In this Nikon Z FC Review, I will try to review all the aspects and features of the beautiful Nikon Z FC Mirrorless Camera. Do you remember the days when the camera was the thing that made you stand out from the crowd? When the shutter was cocked with a sinking heart to capture a precious shot; when the filming process itself was akin to alchemy, and the sky was blue when the trees were tall.
You may be from a completely different generation, but the aesthetics of past cameras leaves few people indifferent. Not out of the blue, interest in film photography has revived. Digital evolution at some point made cameras too perfect, too automatic, too faceless, and even dull.
Manufacturers are well aware of this trend; therefore, along with professional cameras, models “for the soul” appear more and more often, which, in addition to impressive characteristics, also have their charm. Today I am testing and reviewing Nikon Z FC – a modern mirrorless camera made in the style of film cameras from the Nikon FM family. Let’s check if it will give those feelings and the result of the shooting.
Design of Nikon Z FC
Magnesium, Old Fonts, and A Rotating Screen
I start my review of the camera with its characteristics, but today we will make an exception. Let’s take a look at the Nikon Z FC first.
An inexperienced photographer will hardly distinguish it from a film DSLR, so precisely, the creators of the Z FC reproduced key design elements. The top panel is natural metal. It is made of magnesium alloy. A perfectly accurate imitation of the elevation of the pentaprism is pasted over with leatherette, and the font of the Nikon logo sends us back thirty years.
The imaging drums on the top panel are made of aluminum. The numbers are engraved on them, not painted.
As if from the past, a minimalistic aperture value indicator in the form of a tiny LCD with no backlight.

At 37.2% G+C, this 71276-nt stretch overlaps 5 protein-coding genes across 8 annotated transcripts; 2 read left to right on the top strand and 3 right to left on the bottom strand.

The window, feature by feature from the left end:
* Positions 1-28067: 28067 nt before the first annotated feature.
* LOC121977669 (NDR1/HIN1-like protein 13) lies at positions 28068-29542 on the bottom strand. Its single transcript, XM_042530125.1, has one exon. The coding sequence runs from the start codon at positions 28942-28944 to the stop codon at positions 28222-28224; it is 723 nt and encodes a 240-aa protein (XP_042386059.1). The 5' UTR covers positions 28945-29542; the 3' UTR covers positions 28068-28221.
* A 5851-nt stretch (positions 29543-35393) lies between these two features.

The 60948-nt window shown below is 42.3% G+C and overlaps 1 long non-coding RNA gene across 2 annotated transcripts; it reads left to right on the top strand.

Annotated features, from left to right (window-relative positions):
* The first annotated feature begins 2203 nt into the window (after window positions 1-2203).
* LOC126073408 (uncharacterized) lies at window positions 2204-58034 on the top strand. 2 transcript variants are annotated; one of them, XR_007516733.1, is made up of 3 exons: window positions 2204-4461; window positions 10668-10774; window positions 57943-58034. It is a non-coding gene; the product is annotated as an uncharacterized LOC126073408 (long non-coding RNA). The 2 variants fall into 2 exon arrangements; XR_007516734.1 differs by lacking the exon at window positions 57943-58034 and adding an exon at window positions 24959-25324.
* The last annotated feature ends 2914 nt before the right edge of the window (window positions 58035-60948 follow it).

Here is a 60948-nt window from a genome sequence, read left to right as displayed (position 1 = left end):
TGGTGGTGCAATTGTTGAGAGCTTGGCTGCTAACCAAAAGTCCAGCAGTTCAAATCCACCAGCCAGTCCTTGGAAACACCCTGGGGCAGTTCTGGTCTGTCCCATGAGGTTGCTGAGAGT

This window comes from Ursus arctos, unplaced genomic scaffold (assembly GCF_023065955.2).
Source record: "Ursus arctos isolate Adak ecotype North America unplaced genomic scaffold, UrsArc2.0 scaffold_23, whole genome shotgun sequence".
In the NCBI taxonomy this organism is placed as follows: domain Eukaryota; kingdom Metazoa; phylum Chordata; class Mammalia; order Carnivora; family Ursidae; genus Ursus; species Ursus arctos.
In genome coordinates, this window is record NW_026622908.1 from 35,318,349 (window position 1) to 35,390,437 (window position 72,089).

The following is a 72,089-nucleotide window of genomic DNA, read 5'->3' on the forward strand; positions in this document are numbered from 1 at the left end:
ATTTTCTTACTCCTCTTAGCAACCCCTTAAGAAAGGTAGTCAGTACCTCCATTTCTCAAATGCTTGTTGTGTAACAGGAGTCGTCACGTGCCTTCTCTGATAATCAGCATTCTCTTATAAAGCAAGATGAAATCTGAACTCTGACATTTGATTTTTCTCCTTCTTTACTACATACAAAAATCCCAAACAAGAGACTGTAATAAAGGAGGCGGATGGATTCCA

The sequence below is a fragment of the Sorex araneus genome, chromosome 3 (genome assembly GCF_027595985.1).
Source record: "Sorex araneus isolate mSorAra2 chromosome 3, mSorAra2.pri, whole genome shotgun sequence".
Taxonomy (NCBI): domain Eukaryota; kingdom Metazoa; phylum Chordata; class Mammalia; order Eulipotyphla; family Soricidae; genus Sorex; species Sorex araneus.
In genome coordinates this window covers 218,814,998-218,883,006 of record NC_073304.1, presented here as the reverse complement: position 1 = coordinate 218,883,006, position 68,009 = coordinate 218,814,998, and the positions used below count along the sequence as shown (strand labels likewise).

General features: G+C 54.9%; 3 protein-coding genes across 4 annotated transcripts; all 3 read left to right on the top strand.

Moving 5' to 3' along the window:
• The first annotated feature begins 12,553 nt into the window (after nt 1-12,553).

It is convenient to control all shooting parameters with one glance at the camera’s top panel: ISO, shutter speed, and exposure compensation are set by separate drums, and the aperture value is displayed on this tiny screen.
The DX Z 16-50mm F3.5-6.3 VR whale lens for this model is available in silver and further enhances the retro effect. Also, you can buy the camera with the new silver NIKKOR Z 28mm f/2.8 SE.
The Nikon Z FC even has an old-school viewfinder with a round eyepiece. Unlike DSLRs of the past, where a round eyepiece was used to mount diopter lenses, there is no internal thread here. The rounded shape is just a stylization, and diopter adjustment is possible within small limits using the wheel to the viewfinder’s right.
The viewfinder here is, of course, digital. You have 2.36 million pixels at your disposal – enough so that the picture does not crumble into dots and is perceived as alive.
But glance at the rear panel just below, and everything falls into place. Before us is a modern digital camera. A fully rotatable touchscreen display indicates that it is also intended for selfies video.
Don’t want to destroy the illusion? Turn the screen upside down: the plastic surface imitates the leatherette texture, and only the control buttons will give out the modern digital essence. But you can do without them, working only with the controls on the top panel.